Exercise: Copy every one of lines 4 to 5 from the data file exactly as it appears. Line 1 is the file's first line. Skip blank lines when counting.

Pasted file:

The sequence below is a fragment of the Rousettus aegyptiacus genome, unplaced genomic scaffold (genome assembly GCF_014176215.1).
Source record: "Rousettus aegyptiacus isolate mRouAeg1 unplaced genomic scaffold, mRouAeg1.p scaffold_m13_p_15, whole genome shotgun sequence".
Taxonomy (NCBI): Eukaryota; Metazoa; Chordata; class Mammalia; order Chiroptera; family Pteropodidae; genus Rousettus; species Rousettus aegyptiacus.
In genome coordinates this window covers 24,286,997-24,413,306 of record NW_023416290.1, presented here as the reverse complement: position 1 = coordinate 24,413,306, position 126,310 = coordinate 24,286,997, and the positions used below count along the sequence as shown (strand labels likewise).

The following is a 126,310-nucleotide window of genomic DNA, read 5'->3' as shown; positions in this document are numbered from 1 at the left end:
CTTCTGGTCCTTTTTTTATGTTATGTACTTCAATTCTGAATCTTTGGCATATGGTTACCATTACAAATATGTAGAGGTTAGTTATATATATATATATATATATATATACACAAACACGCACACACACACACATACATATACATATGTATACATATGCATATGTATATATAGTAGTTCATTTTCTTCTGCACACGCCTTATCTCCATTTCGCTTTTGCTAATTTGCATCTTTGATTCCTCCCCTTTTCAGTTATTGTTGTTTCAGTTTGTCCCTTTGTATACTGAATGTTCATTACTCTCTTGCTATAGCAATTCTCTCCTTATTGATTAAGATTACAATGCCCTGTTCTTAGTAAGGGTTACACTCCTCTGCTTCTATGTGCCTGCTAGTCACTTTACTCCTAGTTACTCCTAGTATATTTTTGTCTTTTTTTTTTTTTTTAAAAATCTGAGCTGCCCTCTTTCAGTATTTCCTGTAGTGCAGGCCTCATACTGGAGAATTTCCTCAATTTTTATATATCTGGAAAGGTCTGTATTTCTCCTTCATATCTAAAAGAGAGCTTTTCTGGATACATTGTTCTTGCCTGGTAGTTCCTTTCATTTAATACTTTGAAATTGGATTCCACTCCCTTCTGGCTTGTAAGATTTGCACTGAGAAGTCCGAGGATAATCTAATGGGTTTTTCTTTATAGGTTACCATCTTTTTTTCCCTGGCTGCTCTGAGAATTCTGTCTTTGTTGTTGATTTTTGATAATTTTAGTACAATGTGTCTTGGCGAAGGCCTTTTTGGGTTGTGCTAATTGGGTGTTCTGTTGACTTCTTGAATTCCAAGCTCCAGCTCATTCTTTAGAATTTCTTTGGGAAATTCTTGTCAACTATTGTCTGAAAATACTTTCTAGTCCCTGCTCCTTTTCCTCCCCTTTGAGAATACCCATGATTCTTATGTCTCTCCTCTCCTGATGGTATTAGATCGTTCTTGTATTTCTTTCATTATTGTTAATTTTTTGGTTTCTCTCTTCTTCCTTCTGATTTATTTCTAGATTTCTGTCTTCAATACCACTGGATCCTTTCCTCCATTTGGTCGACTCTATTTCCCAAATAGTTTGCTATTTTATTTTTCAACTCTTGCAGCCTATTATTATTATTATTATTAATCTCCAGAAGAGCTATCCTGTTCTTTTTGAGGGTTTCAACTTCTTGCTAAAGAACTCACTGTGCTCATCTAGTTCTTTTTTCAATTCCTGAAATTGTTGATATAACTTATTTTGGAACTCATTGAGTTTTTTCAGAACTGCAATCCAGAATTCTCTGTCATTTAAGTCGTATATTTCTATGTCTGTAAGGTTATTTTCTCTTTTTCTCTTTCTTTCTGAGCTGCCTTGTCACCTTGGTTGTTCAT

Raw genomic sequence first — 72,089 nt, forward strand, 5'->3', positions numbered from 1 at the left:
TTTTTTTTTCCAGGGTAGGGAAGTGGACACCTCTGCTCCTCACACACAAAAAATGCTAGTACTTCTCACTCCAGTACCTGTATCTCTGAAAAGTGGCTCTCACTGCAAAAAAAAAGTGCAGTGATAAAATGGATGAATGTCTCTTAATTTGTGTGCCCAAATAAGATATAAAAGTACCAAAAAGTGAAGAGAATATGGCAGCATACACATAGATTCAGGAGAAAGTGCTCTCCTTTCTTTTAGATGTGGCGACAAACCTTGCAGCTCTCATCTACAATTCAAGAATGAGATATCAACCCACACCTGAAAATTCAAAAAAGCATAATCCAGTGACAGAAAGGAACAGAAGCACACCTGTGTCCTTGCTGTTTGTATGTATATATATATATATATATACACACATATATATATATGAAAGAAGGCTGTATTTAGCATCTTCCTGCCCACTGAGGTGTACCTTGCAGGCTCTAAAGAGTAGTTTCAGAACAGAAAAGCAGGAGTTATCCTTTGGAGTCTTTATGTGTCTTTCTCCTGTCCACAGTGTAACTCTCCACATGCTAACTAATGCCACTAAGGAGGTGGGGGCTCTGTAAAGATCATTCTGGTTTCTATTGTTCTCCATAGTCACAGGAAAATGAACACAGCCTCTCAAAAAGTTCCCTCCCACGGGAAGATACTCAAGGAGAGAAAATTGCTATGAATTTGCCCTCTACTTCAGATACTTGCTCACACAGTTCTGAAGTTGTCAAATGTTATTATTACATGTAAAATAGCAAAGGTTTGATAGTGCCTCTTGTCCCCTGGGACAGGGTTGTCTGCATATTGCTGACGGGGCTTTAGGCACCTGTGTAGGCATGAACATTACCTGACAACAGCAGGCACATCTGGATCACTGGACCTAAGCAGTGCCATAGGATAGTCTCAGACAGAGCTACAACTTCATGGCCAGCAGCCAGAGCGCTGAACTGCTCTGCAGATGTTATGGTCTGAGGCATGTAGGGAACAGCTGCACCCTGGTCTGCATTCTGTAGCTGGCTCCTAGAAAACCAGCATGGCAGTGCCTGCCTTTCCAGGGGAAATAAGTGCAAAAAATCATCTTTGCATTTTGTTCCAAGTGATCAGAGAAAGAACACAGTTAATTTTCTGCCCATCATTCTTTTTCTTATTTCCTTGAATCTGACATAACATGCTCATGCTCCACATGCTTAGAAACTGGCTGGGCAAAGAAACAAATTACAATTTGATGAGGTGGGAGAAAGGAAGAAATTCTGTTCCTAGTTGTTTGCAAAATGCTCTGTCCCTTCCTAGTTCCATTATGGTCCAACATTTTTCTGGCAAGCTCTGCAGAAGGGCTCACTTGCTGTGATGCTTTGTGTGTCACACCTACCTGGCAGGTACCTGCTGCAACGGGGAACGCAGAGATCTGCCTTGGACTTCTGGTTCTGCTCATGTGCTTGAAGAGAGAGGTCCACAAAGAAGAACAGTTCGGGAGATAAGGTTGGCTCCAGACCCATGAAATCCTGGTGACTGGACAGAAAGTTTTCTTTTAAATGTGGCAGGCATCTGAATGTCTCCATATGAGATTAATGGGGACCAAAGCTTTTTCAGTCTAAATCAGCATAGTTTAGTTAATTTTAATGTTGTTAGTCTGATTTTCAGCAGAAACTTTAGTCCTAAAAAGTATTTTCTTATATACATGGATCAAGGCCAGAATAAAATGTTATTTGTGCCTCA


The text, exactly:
In genome coordinates this window covers 24,286,997-24,413,306 of record NW_023416290.1, presented here as the reverse complement: position 1 = coordinate 24,413,306, position 126,310 = coordinate 24,286,997, and the positions used below count along the sequence as shown (strand labels likewise).

The following is a 126,310-nucleotide window of genomic DNA, read 5'->3' as shown; positions in this document are numbered from 1 at the left end: